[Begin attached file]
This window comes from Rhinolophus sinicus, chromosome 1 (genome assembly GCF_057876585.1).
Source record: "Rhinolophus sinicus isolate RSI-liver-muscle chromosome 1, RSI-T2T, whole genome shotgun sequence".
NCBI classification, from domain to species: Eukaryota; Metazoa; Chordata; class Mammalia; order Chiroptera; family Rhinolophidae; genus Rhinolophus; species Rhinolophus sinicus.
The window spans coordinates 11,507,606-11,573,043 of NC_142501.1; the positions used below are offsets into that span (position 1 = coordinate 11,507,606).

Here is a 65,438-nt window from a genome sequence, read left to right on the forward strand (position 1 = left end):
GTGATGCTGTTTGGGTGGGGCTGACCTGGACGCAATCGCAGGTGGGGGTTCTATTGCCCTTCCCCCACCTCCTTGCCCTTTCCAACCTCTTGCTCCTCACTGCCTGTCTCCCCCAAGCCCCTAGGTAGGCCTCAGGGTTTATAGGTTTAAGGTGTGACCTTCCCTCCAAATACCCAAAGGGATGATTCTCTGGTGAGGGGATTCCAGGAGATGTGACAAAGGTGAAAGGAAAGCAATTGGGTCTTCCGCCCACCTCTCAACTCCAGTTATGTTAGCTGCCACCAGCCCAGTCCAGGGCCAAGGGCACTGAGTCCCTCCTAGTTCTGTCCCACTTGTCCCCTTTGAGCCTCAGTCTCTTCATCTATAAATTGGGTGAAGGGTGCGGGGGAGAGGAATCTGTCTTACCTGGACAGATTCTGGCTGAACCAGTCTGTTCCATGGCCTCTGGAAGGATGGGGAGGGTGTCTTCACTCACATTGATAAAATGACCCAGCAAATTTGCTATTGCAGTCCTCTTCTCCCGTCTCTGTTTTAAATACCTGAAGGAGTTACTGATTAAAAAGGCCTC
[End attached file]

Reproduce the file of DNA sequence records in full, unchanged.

This window comes from Rhinolophus sinicus, chromosome 1 (genome assembly GCF_057876585.1).
Source record: "Rhinolophus sinicus isolate RSI-liver-muscle chromosome 1, RSI-T2T, whole genome shotgun sequence".
NCBI classification, from domain to species: Eukaryota; Metazoa; Chordata; class Mammalia; order Chiroptera; family Rhinolophidae; genus Rhinolophus; species Rhinolophus sinicus.
The window spans coordinates 11,507,606-11,573,043 of NC_142501.1; the positions used below are offsets into that span (position 1 = coordinate 11,507,606).

Here is a 65,438-nt window from a genome sequence, read left to right on the forward strand (position 1 = left end):
GTGATGCTGTTTGGGTGGGGCTGACCTGGACGCAATCGCAGGTGGGGGTTCTATTGCCCTTCCCCCACCTCCTTGCCCTTTCCAACCTCTTGCTCCTCACTGCCTGTCTCCCCCAAGCCCCTAGGTAGGCCTCAGGGTTTATAGGTTTAAGGTGTGACCTTCCCTCCAAATACCCAAAGGGATGATTCTCTGGTGAGGGGATTCCAGGAGATGTGACAAAGGTGAAAGGAAAGCAATTGGGTCTTCCGCCCACCTCTCAACTCCAGTTATGTTAGCTGCCACCAGCCCAGTCCAGGGCCAAGGGCACTGAGTCCCTCCTAGTTCTGTCCCACTTGTCCCCTTTGAGCCTCAGTCTCTTCATCTATAAATTGGGTGAAGGGTGCGGGGGAGAGGAATCTGTCTTACCTGGACAGATTCTGGCTGAACCAGTCTGTTCCATGGCCTCTGGAAGGATGGGGAGGGTGTCTTCACTCACATTGATAAAATGACCCAGCAAATTTGCTATTGCAGTCCTCTTCTCCCGTCTCTGTTTTAAATACCTGAAGGAGTTACTGATTAAAAAGGCCTC